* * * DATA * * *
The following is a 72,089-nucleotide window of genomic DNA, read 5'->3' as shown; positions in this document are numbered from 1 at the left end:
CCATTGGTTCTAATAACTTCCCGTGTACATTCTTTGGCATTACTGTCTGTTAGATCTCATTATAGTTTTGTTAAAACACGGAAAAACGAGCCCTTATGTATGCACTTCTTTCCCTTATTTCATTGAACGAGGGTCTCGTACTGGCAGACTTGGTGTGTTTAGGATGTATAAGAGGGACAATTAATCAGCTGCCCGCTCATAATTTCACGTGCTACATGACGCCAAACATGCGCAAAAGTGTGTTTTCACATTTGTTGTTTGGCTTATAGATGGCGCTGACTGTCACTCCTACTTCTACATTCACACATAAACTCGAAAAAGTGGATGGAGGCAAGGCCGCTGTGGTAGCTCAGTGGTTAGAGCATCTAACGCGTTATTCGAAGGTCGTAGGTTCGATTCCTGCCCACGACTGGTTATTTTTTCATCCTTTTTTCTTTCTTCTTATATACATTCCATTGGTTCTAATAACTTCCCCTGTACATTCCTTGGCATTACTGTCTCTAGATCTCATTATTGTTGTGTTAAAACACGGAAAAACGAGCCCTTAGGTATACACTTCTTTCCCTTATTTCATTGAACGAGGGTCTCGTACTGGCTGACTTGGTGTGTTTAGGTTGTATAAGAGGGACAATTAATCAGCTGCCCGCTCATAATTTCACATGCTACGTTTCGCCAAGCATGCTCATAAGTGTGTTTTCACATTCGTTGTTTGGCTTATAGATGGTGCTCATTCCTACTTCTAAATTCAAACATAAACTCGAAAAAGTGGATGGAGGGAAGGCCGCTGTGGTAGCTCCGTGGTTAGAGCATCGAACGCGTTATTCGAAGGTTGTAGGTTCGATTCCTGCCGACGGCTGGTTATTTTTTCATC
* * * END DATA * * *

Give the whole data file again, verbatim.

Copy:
The following is a 72,089-nucleotide window of genomic DNA, read 5'->3' as shown; positions in this document are numbered from 1 at the left end:
CCATTGGTTCTAATAACTTCCCGTGTACATTCTTTGGCATTACTGTCTGTTAGATCTCATTATAGTTTTGTTAAAACACGGAAAAACGAGCCCTTATGTATGCACTTCTTTCCCTTATTTCATTGAACGAGGGTCTCGTACTGGCAGACTTGGTGTGTTTAGGATGTATAAGAGGGACAATTAATCAGCTGCCCGCTCATAATTTCACGTGCTACATGACGCCAAACATGCGCAAAAGTGTGTTTTCACATTTGTTGTTTGGCTTATAGATGGCGCTGACTGTCACTCCTACTTCTACATTCACACATAAACTCGAAAAAGTGGATGGAGGCAAGGCCGCTGTGGTAGCTCAGTGGTTAGAGCATCTAACGCGTTATTCGAAGGTCGTAGGTTCGATTCCTGCCCACGACTGGTTATTTTTTCATCCTTTTTTCTTTCTTCTTATATACATTCCATTGGTTCTAATAACTTCCCCTGTACATTCCTTGGCATTACTGTCTCTAGATCTCATTATTGTTGTGTTAAAACACGGAAAAACGAGCCCTTAGGTATACACTTCTTTCCCTTATTTCATTGAACGAGGGTCTCGTACTGGCTGACTTGGTGTGTTTAGGTTGTATAAGAGGGACAATTAATCAGCTGCCCGCTCATAATTTCACATGCTACGTTTCGCCAAGCATGCTCATAAGTGTGTTTTCACATTCGTTGTTTGGCTTATAGATGGTGCTCATTCCTACTTCTAAATTCAAACATAAACTCGAAAAAGTGGATGGAGGGAAGGCCGCTGTGGTAGCTCCGTGGTTAGAGCATCGAACGCGTTATTCGAAGGTTGTAGGTTCGATTCCTGCCGACGGCTGGTTATTTTTTCATC